Friday, 10 October 2014

Why the TPP is NZ’s best hope

Most trade deals pass under the public radar for good and obvious reasons. They’re generally as complex as a spiders’ latticework, entirely unsexy and often last much longer than a typical news cycle allows.

But the Trans Pacific Partnership (TPP) bucks this trend. More people around the world appear to be interested in these negotiations than even the more impactful World Trade Organisation talks. People really seem to care about this deal.

The TPP gives New Zealand access to free trade with markets this country could never negotiate with bilaterally. And it’s an agreement which, if it works, could attract many more countries into its embrace.

The partnership has taken more than five years to complete, far longer than any of the members ever thought it would. US President Barack Obama is pushing to close the agreement by the end of the year, but even now the TPP teeters on the edge of history’s dustbin.

Trade is never a particularly exciting subject for most governments. They can lose votes easily and it’s very hard to win votes based on trade. Yet the single thing which would make the most difference for the TPP is if Mr Obama embraces the agreement in a way he is yet to do. Especially when HSBC predicts TPP-like deals could create 10 million jobs for the US over the next decade.

If it the TPP pass before early 2015 it may not be signed until 2017. For the TPP’s detractors that’s music to their ears. Then again, most of those critics are opposed to free trade agreements in any form. And there’s no talking someone out of a position with logic if they never arrived at that positon using logic in the first place.

But the TPP is far from only a nice-to-have for New Zealand. In 100 years’ time, we’ll look back and be very grateful our ancestors spent so much political capital on this family of free trade deals.
There’s a lot to like about the TPP, and not really much to hate. It’s not going to be like the Second Coming of Christ, but it’ll be an important agreement nonetheless.

From New Zealand’s perspective, the TPP is probably the best opportunity this country will get to cook itself into a truly massive trade agreement with meaningful openings into key markets, like Japan and the US. This really cannot be overstated.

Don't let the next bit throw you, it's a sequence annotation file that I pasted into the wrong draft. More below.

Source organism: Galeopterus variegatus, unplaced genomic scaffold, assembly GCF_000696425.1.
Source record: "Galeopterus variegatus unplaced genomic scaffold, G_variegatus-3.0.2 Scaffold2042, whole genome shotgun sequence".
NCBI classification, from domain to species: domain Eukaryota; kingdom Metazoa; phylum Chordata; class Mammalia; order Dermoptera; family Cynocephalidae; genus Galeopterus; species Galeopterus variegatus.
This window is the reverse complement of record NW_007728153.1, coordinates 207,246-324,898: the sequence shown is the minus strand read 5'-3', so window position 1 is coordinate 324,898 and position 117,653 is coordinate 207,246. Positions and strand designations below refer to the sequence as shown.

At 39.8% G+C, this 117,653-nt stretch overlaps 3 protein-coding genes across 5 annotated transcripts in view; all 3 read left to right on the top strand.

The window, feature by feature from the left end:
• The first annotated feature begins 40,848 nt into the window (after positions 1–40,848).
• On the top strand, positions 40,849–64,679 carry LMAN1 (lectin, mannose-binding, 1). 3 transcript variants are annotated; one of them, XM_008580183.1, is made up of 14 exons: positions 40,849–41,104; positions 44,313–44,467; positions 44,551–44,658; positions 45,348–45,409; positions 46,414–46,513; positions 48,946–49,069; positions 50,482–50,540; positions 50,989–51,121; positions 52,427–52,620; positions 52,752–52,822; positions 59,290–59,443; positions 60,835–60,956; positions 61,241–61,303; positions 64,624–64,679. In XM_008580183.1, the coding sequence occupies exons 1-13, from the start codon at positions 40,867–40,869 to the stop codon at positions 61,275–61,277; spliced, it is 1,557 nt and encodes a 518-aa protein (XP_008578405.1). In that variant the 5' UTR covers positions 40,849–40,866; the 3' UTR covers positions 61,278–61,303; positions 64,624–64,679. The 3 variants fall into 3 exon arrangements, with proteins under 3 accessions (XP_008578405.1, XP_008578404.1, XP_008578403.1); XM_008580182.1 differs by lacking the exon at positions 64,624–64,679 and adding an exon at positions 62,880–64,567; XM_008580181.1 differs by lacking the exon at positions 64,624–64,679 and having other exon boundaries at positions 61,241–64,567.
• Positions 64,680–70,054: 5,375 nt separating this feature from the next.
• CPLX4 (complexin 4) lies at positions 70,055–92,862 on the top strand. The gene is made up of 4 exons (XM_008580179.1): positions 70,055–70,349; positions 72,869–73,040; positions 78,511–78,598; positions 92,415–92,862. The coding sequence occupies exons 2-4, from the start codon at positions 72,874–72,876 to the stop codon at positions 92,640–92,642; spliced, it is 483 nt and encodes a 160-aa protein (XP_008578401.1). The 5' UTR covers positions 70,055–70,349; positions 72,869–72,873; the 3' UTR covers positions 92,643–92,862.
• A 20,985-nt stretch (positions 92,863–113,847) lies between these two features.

New Zealand exporters and service sector will be huge beneficiaries, since the economy is so heavily built on exports. By being part of the TPP, New Zealand can overcome some of the challenges of being relatively small and geographically isolated.

And for consumers the benefits are even bigger. They’ll have access to goods and services that will be cheaper and higher quality. And businesses looking to expand offshore will be better protected.

Of course, New Zealand has two problems. One is that, on its own it isn’t the most powerful player in the room. Getting its most cherished objectives on dairy, for instance, is problematic given its size and economic strength.

But the second big problem is that dairy happens to be the most sensitive protectionist area for most of the other players.

New Zealand is at the ground floor, and the TPP is only going to get bigger. If the rumours are in any way true, the current 12 TPP members could leap to 19 countries by 2020. That’s enormous.

By then, even China could be ready to join the agreement, especially since Beijing is looking for ways to pull closer to the United States and reform its own economy. Both of which could be achieved by negotiating itself into the finished TPP.

Most people say China could never join the agreement because the intellectual property protections are too strong. But China is increasingly producing its own intellectual property. Their firms are creating new ideas, designs and inventions.

And the more that a country participates in creating intellectual property, the more they have to care about protecting it. By 2020 China will likely be deeply interested in protecting this IP, even while joining the deal might begin to look like a China/US FTA.

Perhaps China is a bit worried about joining an agreement it had no part in structuring. But they’d find it increasingly difficult to stay out of the TPP, especially if South Korea joins a completed partnership.

New Zealand is blessed with excellent trade negotiators who look out for New Zealand’s interests. If they thought this agreement was in any way detrimental overall, they simply wouldn’t sign it.

Then looking further out into the century, any plans about creating a larger free trade area in the Asia Pacific can only really begin once the TPP concludes. Once it closes, the TPP will be a very attractive platform with countries probably lining up to join it. Hopefully the various members will work out their differences in a timely fashion later this month in Sydney.

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